On 23 March 2020, the UK Government announced a lockdown on civil society in response to the COVID-19 pandemic. Regulations were passed 2 days later (The Health Protection (Coronavirus, Restrictions) (England) Regulations 2020). On the same day the Lord Chief Justice of England and Wales made clear that the courts, “as a vital public service”, have an obligation to continue. This obligation is not limited to urgent cases but applies, as far as possible, to all court hearings on the basis that justice delayed is justice denied.
The courts in some countries are hearing only urgent or essential cases, some countries have dispensed with hearings. This is not the case in England and Wales.
In keeping with the Lord Chief Justice’s initial statement, the English courts have been tried to continue to move cases along, despite COVID-19. While procedures will continue to evolve, since the lockdown started, the English courts have adapted to continue to hear cases, albeit remotely. Adjournments are only granted in limited circumstances.
The speed at which the courts have adapted, including implementing necessary regulations and guidance, is impressive. It is not, as the Lord Chief Justice has recognised, “business as usual”. It is a new way of working. TheEnglish courts have responded quickly to the situation in which we find ourselves due to COVID-19 to ensure that the administration of justice continues. This is essential to upholding the rule of law.
The English courts already had procedural tools to conduct remote hearings. However, due to the lockdown, the use of technology has accelerated at what wouldhave been an inconceivable pace before the pandemic. The Civil Procedure Rules and Practice Directions were supplemented immediately, and suitable protocols introduced.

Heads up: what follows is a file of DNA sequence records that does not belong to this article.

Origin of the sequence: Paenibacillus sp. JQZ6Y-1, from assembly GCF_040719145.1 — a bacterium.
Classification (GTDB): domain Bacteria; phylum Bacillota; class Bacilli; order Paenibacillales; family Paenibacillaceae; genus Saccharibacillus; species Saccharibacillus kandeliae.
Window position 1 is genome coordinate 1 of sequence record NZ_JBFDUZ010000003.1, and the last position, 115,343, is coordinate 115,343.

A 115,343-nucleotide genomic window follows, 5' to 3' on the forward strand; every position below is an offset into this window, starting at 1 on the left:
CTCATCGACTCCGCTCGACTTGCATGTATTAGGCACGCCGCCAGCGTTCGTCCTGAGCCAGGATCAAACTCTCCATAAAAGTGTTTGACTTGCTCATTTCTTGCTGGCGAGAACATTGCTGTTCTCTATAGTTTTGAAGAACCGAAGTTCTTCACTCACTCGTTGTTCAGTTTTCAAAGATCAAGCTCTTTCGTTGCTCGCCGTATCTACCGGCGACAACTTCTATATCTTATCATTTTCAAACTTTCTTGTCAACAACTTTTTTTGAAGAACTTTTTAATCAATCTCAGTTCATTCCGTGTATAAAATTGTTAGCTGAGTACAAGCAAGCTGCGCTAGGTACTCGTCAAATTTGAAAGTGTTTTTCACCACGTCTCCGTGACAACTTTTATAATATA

Video or Audio Hearings (PD51Y)
During the period in which this Direction is in force, where the court directs that proceedings are to be conducted wholly as video or audio proceedings and it is not practicable for the hearing to be broadcast in a court building, the court may direct that the hearing must take place in private where it is necessary to do so to secure the proper administration of justice.
Where a media representative is able to access proceedings remotely while they are taking place, they will be public proceedings. In such circumstances it will not be necessary to make an order under paragraph 2 and such an order may not be made.
There are also provisions for recording such hearings.
Practice Direction 51Z makes provision for extensions of time to take into account COVID-19.
On 26 March a Civil Justice in England and Wales Protocol Regarding Remote Hearings was promulgated. This commences as follows,
“Introduction to this Protocol
The current pandemic necessitates the use of remotehearings wherever possible. This Protocol applies to hearings of all kinds, including trials, applications and those in which litigants in person are involved in the County Court, High Court and Court of Appeal (Civil Division), including the Business and Property Courts. It should be applied flexibly.”
There is guidance on how such hearings should be conducted (https://www.gov.uk/guidance/hmcts-telephone-and-video-hearings-during-coronavirus-outbreak?utm_medium=email&utm_source=)
“Courts and tribunals tracker list during coronavirus outbreak" is a page on the government website which tracks in real time the status of each court. Courts are divided into three categories: (i) open courts (fully open to the public in order to enable face-to-face hearings to take place where that is essential); (ii) staffed courts (to be staffed by court staff and the judiciary but not be open to the public from which remote hearings can take place); and (iii) suspended courts (closed during the pandemic). At the time of writing, around 78% of the courts are either open or staffed.
The compilation of electronic bundles of documents for hearings is of vital importance to facilitate remote hearings. A protocol identifies good practice for the production of e-bundles.